Experts explain why Knicks’ lawsuit against the Raptors might be blown out of proportion

Antonio Kozlow profile picture
Sports Editor
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There is a reason why employees sign confidentiality agreements with their companies, and considering the NBA is such an upscale industry, even the more reason to secure information. This is a league were workers are constantly rotating between franchises and the possibility of stealing valuable data is very real.

The true question here is if the 14 names involved in the Knicks‘ lawsuit against the Raptors, including coach Darko Rajakovic and coworker Ikechukwu Azotam, actually stole information of any worth.

The report alleges that they “illegally shared 3,358 video files” and that “the stolen files were accessed over 2,000 times by the Raptors‘ defendants”.

As this is a common practice, many NBA executives have addressed the situation but preferred to remain anonymous while the lawsuit resolves itself. One believes the accusation is bad on paper, but in reality it might be exaggerated to build up their case.

“What he’s being accused of feels really bad. It might be inflated a little bit, but it sounds like a lot, and if he forwarded (information) to another team while he was working for the Knicks, that’s not good,” said a league executive. “Sure, you can say all the teams have a lot of the same stuff, but (Knicks head coach) Tom Thibodeau is paid $8 million a year for a reason; his opinion is valuable. How many games in this league come down to the last possession? Tendencies matter, and in the playoffs they matter even more. Sure, everyone knows this stuff, but depending on how deep a team goes and who’s doing the digging, it matters.”

Another executive simply said that this is the reality of the copycat culture inside the NBA competition and finds it difficult to regulate.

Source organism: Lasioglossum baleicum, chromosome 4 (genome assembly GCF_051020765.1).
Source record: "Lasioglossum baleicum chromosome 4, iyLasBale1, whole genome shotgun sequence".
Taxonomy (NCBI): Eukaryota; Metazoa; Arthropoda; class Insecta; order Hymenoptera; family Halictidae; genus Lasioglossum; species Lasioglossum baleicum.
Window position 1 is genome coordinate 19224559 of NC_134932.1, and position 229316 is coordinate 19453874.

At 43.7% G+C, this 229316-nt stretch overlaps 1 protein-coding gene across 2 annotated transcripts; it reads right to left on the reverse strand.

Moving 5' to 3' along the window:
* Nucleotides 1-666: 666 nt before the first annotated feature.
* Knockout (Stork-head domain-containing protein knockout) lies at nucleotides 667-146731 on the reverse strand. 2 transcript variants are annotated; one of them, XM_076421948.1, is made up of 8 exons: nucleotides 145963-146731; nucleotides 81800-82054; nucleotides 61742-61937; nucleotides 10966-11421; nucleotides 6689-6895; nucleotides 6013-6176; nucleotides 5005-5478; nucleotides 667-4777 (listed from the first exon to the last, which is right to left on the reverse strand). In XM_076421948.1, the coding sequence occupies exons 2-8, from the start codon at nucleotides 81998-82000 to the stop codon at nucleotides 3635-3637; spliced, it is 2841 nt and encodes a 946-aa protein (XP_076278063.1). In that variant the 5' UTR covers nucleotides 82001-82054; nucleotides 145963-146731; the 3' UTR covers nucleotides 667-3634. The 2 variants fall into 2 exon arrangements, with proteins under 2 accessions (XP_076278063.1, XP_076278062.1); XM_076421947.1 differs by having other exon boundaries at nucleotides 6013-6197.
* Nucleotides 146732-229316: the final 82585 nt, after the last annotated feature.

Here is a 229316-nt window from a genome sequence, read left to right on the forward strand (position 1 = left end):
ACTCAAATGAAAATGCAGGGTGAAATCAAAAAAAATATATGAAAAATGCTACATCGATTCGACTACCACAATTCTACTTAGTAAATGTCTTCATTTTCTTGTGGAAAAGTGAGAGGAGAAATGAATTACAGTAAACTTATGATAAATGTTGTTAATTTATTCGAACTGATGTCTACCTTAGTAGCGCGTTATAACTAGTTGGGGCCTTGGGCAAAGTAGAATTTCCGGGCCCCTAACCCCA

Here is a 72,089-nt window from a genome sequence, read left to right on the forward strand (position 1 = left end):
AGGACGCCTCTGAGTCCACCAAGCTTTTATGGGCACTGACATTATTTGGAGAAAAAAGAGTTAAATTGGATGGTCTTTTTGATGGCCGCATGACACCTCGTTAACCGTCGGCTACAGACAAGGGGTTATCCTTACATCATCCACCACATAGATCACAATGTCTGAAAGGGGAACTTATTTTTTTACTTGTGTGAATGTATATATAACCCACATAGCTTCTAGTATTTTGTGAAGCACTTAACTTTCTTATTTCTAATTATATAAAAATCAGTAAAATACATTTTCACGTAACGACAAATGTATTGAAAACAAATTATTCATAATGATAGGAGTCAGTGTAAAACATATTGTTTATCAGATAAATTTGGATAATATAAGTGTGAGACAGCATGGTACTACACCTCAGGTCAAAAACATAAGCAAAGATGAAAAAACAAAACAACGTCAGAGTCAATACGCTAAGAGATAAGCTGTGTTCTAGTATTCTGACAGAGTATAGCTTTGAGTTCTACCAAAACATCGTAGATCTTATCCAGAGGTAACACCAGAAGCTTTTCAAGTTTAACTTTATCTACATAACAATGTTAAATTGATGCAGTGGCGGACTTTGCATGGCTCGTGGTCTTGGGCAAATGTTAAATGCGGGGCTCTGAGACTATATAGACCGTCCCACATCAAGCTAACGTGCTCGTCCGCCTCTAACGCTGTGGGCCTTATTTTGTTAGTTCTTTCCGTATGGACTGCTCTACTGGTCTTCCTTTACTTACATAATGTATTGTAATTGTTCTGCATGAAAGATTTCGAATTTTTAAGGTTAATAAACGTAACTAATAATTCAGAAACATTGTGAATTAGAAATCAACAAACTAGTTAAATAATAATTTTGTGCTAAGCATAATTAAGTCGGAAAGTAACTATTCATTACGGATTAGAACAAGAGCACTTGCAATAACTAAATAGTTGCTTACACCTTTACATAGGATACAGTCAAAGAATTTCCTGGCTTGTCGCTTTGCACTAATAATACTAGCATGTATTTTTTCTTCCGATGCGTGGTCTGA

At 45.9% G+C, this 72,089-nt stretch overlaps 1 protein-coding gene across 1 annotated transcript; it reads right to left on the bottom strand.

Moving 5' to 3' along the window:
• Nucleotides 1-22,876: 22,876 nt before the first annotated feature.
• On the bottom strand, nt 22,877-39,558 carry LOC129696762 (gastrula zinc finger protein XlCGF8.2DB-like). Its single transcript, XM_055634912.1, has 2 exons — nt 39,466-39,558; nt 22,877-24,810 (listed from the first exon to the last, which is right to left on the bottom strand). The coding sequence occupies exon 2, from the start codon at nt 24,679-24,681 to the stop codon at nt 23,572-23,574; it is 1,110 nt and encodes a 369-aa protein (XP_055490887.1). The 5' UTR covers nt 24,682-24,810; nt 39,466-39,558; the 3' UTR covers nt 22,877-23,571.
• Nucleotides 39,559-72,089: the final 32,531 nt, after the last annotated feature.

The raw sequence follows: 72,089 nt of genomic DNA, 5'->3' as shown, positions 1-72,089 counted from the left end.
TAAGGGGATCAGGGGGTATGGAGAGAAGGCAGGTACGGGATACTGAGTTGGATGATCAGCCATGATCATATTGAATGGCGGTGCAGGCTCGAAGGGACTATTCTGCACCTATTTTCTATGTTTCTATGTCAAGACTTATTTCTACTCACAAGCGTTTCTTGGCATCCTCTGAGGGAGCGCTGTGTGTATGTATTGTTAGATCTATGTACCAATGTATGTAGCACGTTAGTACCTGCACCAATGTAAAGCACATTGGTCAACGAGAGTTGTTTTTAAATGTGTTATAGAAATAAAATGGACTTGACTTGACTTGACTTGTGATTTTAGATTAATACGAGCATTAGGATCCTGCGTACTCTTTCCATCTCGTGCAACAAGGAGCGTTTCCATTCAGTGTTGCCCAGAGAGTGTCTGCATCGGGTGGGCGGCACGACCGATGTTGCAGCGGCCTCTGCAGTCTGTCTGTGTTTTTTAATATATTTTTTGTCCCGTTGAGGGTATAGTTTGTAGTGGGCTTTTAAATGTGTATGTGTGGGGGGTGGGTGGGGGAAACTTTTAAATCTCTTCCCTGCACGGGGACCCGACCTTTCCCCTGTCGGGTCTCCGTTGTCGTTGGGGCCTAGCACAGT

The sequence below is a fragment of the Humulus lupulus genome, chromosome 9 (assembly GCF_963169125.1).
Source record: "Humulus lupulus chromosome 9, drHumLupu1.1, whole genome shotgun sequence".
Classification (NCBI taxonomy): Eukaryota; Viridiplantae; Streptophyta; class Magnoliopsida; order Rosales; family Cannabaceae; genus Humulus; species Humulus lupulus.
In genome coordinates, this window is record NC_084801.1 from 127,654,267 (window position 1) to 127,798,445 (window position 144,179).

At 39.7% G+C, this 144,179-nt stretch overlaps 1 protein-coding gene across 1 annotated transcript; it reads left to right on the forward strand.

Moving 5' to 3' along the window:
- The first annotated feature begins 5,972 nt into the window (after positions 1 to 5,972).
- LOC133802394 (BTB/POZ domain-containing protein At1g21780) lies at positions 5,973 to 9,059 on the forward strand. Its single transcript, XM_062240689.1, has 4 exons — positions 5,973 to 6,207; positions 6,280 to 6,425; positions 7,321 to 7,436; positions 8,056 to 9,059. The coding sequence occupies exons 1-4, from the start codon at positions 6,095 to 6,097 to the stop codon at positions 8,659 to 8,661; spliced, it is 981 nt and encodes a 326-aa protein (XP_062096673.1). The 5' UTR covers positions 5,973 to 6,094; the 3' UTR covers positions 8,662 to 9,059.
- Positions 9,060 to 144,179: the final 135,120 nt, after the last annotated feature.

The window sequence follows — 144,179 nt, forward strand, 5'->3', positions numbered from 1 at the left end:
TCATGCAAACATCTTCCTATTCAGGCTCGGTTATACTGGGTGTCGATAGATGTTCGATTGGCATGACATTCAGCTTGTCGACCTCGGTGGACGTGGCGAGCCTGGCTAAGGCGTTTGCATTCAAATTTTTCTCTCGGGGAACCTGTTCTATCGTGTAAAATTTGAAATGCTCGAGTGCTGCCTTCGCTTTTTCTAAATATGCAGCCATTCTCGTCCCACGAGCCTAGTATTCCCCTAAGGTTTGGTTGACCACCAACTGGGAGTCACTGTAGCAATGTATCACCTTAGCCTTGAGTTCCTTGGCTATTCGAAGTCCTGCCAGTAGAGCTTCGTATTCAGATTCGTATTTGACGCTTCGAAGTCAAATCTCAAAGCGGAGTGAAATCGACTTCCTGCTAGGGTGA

“I’m not being dismissive of this,” he started out. “But people take stuff all the time (when they change jobs). Yes, it’s proprietary, but it’s usually their own product; work that they’ve done over time. So, without knowing the sensitivity level or what was taken or how egregious it was, it’s not something I’d care about that much.

“And timing matters, too. If it was mid-season and he was taking stuff for the current year, or the upcoming season, I might be more upset about it, but if it’s from the previous year, I don’t know if I’d be all that mad.”

Lawyer believes that the New York club has all the evidence to make their case against the Toronto organization

“From an employment law perspective, it’s a no-brainer,” explained Matt Dewer, a Toronto-based lawyer. “If an employee is caught funnelling documents and strategy to a competitor, they would be fired, and efforts would be made to recover whatever damages were owed. It’s an open-and-shut case.”

Now it’s up to the Knicks to prove that the information stolen was of actual value to their franchise, because on paper it’s hard to understand how game film is worth fighting for in a court of law.

“It’s pretty telling that in the suit the Knicks left the damages they’re seeking as ‘TBD,'” Dewar added. “The Knicks don’t even know themselves what damages they’ve suffered.”

The outcome of this lawsuit might come through in many ways, maybe a six-figure fine? Maybe even a future second-round pick just to settle the score? The truth is, this is a common practice in the NBA and the Knicks are taking a step foward in trying to erradicate this inmoral culture.

Antonio is a life long sports enthusiast and professional journalist, who shares an obssesive urge to find and dig up the most interesting facts to guide gamblers towards more exciting, yet safe bets. In his own words, ''you can never really know enough about the things you love''.

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